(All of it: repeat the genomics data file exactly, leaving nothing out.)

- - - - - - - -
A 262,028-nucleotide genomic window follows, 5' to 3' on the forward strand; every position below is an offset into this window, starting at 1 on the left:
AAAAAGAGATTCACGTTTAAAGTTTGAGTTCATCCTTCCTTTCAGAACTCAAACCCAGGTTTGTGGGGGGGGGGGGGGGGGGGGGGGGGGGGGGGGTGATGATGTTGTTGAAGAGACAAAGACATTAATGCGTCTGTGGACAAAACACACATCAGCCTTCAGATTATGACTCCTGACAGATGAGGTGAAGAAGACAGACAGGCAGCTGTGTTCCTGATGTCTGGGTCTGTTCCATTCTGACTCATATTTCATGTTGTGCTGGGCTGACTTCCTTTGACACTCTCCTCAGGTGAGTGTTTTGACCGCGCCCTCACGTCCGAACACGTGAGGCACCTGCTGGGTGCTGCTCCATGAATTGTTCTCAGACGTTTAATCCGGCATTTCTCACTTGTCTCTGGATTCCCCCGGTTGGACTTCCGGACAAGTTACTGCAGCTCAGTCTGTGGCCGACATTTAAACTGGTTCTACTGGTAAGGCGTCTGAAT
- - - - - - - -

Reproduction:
A 262,028-nucleotide genomic window follows, 5' to 3' on the forward strand; every position below is an offset into this window, starting at 1 on the left:
AAAAAGAGATTCACGTTTAAAGTTTGAGTTCATCCTTCCTTTCAGAACTCAAACCCAGGTTTGTGGGGGGGGGGGGGGGGGGGGGGGGGGGGGGGGTGATGATGTTGTTGAAGAGACAAAGACATTAATGCGTCTGTGGACAAAACACACATCAGCCTTCAGATTATGACTCCTGACAGATGAGGTGAAGAAGACAGACAGGCAGCTGTGTTCCTGATGTCTGGGTCTGTTCCATTCTGACTCATATTTCATGTTGTGCTGGGCTGACTTCCTTTGACACTCTCCTCAGGTGAGTGTTTTGACCGCGCCCTCACGTCCGAACACGTGAGGCACCTGCTGGGTGCTGCTCCATGAATTGTTCTCAGACGTTTAATCCGGCATTTCTCACTTGTCTCTGGATTCCCCCGGTTGGACTTCCGGACAAGTTACTGCAGCTCAGTCTGTGGCCGACATTTAAACTGGTTCTACTGGTAAGGCGTCTGAAT